Regulatory government is democratic government

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When the conservative movement artificial fill the United States Supreme Court with right-wing ideologues, one of the goals was to create a strong ally in his countryside dismantling the federal regulatory system, which we to depend every day to protect our families, our communities and our environment. With his recent decision in the emergency vaccine or test case, the court’s conservative supermajority gave the clearest signal yet that it advance this campaign from the bench.

The unsigned majority opinion and the agreement drafted by Judge Neil Gorsuch, when read together, set out a detailed blueprint for defeat regulation in the public interest. Significantly, the arguments they raise are firmly rooted in the long-held conservative myth that the regulatory system lacks sufficient “democratic accountability.” Quoting the late Judge Antonin Scalia, the competition casts the stakes in stark terms, warning against “government by bureaucracy supplanting government by the people.”

If the Conservative judges’ frontal assault on our regulatory system were to succeed, the resulting damage would be incalculable. The vaccine or test standard alone would have stop more than 6,500 deaths and 250,000 hospitalizations, according to the US Department of Labor.

Less appreciated, however, the deconstruction of the regulatory system would also do serious harm to our democratic system of government. This is because, unlike the flippant duck of Scalia, government by bureaucracy is government speak people. Conservatives in and outside the high court fundamentally misunderstand — and deliberately misrepresent — the role of federal agencies in responding to the public will and protecting the public interest.

Indeed, the regulatory system is literally democracy in action, as it invites and empowers members of the public to work with their government to implement policies to keep our drinking water free of contaminants, ensure food on store shelves is safe to eat, prevent banks rogue to deceive customers, well, well Continued. In fact, one of the defining attributes of the federal regulatory system, as administrative law expert William Funk has said Notedis the myriad of opportunities it provides for public participation throughout the policy implementation process, from agenda setting to implementation.

The best known of these opportunities is the review and feedback process under the Administrative Procedure Act, which governs the development of federal rules. Other legally established avenues of civic engagement include petitions to initiate rulemakingmembership on advisory committeesand “citizen costumes” to enforce rule violations.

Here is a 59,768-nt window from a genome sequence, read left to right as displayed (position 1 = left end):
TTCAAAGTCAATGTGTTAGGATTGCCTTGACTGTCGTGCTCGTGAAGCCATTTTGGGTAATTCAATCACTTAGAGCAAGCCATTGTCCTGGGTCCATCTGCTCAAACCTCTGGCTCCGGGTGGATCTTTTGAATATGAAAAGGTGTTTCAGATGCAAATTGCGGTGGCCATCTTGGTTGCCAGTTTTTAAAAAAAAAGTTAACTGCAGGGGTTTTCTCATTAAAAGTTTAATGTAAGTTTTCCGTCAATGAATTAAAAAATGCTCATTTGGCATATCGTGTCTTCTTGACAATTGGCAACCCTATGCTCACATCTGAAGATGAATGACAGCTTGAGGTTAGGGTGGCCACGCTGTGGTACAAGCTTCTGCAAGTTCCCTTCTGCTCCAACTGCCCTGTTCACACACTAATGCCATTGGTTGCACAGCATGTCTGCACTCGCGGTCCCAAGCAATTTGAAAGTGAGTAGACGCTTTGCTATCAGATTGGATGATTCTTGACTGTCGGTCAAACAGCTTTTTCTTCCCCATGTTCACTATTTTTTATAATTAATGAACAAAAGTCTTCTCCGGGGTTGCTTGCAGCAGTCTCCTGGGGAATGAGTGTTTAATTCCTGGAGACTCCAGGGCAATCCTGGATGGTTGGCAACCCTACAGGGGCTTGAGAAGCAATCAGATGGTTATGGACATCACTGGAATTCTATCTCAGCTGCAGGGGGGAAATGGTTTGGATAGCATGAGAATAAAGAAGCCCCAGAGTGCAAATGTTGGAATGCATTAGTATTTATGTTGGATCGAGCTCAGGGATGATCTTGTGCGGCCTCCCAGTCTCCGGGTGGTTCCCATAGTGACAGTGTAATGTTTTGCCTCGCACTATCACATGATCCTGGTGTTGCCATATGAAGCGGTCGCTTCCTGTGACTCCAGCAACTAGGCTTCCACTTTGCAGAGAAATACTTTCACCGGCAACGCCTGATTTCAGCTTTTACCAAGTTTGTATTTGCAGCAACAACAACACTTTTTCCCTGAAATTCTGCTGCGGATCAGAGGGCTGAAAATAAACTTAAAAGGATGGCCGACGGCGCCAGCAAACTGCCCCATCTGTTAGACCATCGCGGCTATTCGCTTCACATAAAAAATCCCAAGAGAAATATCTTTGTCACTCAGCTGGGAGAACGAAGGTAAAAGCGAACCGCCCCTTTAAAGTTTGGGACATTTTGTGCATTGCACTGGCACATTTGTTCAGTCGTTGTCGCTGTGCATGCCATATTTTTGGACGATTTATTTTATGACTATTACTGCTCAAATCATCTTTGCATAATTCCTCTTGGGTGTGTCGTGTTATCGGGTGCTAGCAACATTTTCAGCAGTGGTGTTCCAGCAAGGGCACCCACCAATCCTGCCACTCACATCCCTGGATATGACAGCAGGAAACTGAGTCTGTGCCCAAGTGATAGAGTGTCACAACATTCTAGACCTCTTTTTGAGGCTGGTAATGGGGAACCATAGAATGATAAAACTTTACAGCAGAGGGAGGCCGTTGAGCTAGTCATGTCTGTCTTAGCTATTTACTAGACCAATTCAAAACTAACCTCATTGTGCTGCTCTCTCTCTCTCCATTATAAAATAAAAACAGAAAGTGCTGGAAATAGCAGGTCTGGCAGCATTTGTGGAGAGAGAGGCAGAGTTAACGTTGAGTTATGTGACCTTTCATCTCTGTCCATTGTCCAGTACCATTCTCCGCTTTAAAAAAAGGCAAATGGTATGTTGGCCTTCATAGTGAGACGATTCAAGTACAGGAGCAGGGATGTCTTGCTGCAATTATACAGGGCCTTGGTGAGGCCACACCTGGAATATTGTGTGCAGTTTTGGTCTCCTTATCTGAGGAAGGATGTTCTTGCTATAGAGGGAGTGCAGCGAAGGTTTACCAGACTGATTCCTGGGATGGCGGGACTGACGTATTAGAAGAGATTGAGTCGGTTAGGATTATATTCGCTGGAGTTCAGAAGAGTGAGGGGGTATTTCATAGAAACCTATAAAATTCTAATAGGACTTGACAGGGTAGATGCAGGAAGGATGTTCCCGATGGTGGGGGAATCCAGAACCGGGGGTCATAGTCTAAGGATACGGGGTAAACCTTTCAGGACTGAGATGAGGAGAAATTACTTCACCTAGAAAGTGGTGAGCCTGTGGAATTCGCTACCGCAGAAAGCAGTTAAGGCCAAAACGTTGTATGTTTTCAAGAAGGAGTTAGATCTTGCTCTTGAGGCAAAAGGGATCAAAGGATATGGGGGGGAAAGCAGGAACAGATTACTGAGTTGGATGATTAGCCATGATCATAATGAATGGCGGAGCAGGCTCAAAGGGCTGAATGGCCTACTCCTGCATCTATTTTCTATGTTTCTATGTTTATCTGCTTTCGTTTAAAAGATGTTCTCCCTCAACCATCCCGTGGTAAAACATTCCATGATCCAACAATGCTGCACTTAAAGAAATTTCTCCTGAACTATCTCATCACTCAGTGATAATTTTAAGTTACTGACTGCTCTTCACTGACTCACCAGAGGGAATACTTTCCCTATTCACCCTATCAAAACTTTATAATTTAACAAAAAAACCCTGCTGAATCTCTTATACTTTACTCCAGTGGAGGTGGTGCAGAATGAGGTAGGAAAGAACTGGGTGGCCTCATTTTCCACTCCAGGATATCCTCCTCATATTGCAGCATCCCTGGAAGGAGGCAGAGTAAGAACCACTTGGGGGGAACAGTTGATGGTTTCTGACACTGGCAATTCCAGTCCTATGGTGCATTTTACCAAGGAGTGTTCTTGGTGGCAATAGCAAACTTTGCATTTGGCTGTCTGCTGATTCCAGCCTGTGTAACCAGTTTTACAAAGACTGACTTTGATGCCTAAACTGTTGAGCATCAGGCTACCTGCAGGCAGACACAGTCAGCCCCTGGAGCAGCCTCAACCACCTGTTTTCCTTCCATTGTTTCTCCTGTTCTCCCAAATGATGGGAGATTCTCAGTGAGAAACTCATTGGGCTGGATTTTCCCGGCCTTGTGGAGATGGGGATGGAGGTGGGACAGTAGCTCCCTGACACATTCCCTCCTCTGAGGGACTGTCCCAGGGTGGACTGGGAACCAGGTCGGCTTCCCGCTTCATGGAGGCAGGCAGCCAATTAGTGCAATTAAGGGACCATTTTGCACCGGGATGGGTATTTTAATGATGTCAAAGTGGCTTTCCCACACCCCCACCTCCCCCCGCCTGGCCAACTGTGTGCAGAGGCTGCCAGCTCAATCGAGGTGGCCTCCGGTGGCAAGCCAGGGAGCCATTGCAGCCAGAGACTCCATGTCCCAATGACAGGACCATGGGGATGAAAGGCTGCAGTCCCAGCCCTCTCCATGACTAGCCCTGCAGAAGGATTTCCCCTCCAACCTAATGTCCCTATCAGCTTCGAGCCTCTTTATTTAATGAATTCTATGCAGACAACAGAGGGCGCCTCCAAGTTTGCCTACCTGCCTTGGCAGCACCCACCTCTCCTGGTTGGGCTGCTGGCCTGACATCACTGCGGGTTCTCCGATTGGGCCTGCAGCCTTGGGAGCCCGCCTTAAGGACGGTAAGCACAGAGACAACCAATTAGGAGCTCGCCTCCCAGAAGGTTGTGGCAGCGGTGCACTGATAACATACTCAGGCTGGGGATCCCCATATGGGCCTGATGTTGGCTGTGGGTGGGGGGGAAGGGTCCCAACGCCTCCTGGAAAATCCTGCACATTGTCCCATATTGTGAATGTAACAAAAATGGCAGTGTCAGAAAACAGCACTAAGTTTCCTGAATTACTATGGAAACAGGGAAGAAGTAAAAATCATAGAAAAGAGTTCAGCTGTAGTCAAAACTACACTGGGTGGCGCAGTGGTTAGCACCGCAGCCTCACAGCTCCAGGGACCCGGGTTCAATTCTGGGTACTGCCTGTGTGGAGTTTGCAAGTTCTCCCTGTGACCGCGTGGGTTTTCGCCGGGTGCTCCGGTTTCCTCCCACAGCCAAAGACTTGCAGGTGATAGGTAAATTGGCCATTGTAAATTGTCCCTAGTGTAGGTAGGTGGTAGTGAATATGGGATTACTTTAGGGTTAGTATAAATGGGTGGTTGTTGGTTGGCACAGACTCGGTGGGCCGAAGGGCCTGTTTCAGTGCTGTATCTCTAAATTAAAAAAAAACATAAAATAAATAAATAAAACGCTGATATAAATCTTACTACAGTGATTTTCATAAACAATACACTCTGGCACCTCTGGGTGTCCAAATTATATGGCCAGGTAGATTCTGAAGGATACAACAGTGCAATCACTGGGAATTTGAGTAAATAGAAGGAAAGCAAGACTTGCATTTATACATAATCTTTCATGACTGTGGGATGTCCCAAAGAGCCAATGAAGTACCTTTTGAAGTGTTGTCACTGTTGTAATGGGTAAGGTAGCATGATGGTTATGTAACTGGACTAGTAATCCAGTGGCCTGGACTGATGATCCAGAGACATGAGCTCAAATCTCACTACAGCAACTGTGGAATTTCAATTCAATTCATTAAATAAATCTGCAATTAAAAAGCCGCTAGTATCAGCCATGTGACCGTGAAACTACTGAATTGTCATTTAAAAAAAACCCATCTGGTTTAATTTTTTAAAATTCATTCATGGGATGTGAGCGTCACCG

many agencies to go beyond those legally required participation opportunities in order to obtain input from the public to inform their actions, using discretionary tools such as requests for information, discussion groupsand public hearings.

The wide variety of participatory opportunities in our regulatory system helps each of us find our own path to civic engagement. We can focus our energies on particular policy issues that we might find particularly compelling, such as climate change, justice for student debt, or fair housing. And how we participate can vary according to our own skills, talents and interests. We can, for example, participate as community organizer or one citizen scientistor simply by tell stories about our lived experiences.

The regulatory system, of course, has yet to reach its democratic potential, and its mechanisms for public participation do not adequately ensure that everyone’s voice is heard, especially those from structurally marginalized communities. Special corporate interests overwhelmingly dominate the most important avenues for public input, as working families and marginalized communities face significant obstacles to participation.

More fundamentally, however, the existing procedures are not designed to meet the public where they are. On the whole, the agencies function as passive sockets public participation, a stance that effectively excludes many of those most directly affected by regulatory measures.

the Stop the corporate capture law, sponsored by Washington Rep. Pramila Jayapal, the current chair of the Congressional Progressive Caucus, would address some of those issues. If passed, it will provide the public with new legal tools to hold agencies more accountable when they fail to issue new guarantees authorized by law. It would also create a public defender’s office, which would help people participate in the rule-making process.

The regulatory system provides a crucial platform for Americans to work together on our ongoing project of self-government. If conservatives are so concerned with democratizing our regulatory system, then they should support the Stop Corporate Capture Act and take other steps to strengthen our regulatory system, not weaken it.

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